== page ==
It's no secret that there is a lot of alcohol consumed by fans at sporting events, but is it possible to measure the blood alcohol content (BAC) of fans as they exit the stadiums? And if BAC levels can be measured, what do the results tell us?
A new study published online in the journal Alcoholism: Clinical & Experimental Research (ACER) finds that BAC levels can be measured using a breath tester on fans as they exit football and baseball events. And the results show that 60% of the fans had zero BAC, 40% had a positive BAC, and nearly 8% were legally drunk.
Darin Erickson, PhD, University of Minnesota, was an investigator on the study and was the lead author of the paper.
"Getting fans to submit to a breath test and participate in a brief survey following a football or baseball game is not an easy task. We conducted BAC tests of 362 adult attendees following 13 baseball games and three football games. This is a preliminary study, but the first one to actually attempt to measure BAC levels after professional sporting events in the US," Erickson said. A Canadian study conducted in 1992 found similar results.
"Our sample size was small, partly because of the difficulty of getting fans to submit to a BAC test after a game. But if we assume that it represents individuals attending professional events, it means that on average about 5,000 attendees leaving one National Football League (NFL) event would be above the legal BAC limit for driving. That's a lot of drunken individuals who could be involved in traffic crashes, assaults, vandalism, crime and other injuries," Erickson said.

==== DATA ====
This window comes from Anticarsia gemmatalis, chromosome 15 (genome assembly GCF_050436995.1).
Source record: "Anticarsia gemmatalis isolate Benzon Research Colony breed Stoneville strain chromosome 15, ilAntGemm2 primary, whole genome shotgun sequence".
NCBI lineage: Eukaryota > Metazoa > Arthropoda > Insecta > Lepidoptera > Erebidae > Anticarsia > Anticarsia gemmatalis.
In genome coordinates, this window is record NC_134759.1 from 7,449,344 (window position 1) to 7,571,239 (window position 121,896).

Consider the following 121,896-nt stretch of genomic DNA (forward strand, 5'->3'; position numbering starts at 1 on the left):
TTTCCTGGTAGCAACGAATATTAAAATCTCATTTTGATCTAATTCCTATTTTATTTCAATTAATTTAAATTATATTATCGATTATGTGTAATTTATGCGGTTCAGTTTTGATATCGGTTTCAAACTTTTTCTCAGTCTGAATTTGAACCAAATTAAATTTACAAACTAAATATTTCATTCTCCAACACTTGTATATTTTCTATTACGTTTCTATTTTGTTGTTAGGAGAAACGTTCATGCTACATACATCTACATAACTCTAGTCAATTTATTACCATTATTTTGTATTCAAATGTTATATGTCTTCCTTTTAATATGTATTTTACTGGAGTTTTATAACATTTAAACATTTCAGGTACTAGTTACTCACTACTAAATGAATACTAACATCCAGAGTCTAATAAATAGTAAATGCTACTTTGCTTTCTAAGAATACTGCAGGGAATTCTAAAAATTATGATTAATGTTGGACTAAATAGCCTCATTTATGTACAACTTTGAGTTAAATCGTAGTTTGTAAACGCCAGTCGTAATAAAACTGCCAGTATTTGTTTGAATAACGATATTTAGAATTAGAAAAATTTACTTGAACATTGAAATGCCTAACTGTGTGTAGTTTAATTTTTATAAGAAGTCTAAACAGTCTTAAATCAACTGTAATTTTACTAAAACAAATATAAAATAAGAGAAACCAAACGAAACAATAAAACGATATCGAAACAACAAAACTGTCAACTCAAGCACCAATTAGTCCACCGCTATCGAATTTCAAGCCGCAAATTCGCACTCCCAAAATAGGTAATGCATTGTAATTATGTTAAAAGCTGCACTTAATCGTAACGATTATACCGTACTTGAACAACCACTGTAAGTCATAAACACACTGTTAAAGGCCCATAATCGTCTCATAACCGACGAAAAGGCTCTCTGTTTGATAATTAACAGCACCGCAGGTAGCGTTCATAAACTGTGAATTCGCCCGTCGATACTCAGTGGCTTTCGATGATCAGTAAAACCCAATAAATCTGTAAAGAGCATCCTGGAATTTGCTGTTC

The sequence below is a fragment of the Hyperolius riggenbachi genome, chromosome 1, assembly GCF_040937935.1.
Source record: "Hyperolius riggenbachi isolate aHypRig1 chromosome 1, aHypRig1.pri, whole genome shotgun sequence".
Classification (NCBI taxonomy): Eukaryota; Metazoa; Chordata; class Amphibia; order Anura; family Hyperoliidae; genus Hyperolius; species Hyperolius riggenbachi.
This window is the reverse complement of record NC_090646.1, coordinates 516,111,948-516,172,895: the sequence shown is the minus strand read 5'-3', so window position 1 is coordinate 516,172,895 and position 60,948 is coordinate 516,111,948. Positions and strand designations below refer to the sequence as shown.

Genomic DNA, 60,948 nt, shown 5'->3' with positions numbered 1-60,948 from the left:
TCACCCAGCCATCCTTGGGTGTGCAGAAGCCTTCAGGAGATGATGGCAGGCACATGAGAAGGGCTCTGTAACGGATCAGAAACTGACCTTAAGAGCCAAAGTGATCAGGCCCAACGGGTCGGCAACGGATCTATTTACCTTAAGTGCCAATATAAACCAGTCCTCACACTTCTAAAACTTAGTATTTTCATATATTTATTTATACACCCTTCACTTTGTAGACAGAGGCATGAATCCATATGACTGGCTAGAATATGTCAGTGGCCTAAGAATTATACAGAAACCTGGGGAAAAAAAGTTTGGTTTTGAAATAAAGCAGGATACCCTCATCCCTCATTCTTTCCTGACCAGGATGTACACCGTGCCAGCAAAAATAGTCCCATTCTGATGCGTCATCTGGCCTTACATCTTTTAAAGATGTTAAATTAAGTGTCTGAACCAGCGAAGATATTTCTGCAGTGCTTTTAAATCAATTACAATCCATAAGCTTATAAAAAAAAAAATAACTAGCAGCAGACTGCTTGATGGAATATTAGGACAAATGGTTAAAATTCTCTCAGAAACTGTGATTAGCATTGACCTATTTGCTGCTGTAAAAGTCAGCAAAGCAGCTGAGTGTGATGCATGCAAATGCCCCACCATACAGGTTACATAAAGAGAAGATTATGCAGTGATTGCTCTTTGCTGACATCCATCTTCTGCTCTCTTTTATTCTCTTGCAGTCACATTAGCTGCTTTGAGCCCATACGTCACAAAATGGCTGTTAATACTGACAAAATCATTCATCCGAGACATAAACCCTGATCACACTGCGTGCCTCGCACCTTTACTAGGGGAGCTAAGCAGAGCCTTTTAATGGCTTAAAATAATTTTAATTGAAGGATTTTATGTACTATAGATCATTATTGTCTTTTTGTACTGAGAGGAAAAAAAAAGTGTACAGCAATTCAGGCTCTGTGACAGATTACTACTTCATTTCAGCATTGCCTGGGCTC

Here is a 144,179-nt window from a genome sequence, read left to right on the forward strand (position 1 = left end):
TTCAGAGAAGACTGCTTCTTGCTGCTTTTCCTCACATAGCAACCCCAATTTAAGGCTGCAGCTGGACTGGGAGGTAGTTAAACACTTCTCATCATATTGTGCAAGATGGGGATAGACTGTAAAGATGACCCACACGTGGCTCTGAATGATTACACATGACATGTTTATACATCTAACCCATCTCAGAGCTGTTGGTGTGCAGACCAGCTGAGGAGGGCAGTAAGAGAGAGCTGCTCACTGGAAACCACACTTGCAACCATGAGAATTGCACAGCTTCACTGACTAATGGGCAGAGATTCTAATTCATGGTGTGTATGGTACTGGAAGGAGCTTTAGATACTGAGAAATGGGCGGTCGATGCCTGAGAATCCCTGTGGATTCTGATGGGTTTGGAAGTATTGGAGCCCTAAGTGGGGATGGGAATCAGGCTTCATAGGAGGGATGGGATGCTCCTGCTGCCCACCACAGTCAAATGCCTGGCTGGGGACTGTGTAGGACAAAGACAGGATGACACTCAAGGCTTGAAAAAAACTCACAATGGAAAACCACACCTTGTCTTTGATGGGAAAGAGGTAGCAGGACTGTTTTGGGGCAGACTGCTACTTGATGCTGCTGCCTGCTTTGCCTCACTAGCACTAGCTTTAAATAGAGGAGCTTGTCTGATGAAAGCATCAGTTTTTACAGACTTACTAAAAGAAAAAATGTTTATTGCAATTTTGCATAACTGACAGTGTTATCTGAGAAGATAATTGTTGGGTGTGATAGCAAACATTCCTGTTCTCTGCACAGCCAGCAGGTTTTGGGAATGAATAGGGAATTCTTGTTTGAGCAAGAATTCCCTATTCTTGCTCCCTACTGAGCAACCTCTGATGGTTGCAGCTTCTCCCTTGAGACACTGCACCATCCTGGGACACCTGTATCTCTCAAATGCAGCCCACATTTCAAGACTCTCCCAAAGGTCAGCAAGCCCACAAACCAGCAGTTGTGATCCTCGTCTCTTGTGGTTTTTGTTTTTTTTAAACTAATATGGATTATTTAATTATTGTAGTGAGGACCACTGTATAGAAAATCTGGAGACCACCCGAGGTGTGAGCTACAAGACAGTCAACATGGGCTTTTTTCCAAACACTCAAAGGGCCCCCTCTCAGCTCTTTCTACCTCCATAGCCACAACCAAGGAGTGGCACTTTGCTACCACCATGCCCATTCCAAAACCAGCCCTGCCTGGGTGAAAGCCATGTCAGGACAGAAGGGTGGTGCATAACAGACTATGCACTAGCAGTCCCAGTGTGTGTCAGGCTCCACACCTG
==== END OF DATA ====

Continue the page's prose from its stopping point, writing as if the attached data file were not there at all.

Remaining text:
Part of the problem can be addressed through better training of alcohol servers and several stadiums are trying to train their servers. But according to another study cited by Erickson, even as recently as 2008, individuals who appeared to be obviously intoxicated could purchase alcohol 74% of the time. Increased police patrols around sports stadiums would also help, he said.
Other results from Erickson's study found that:
Erickson's study was funded by the Substance Abuse Policy Research Program (www.saprp.org) of the Robert Wood Johnson Foundation. SAPRP has funded research into policies related to alcohol, tobacco and illegal drugs. The study is available online and will appear in the April 2011 issue of ACER.
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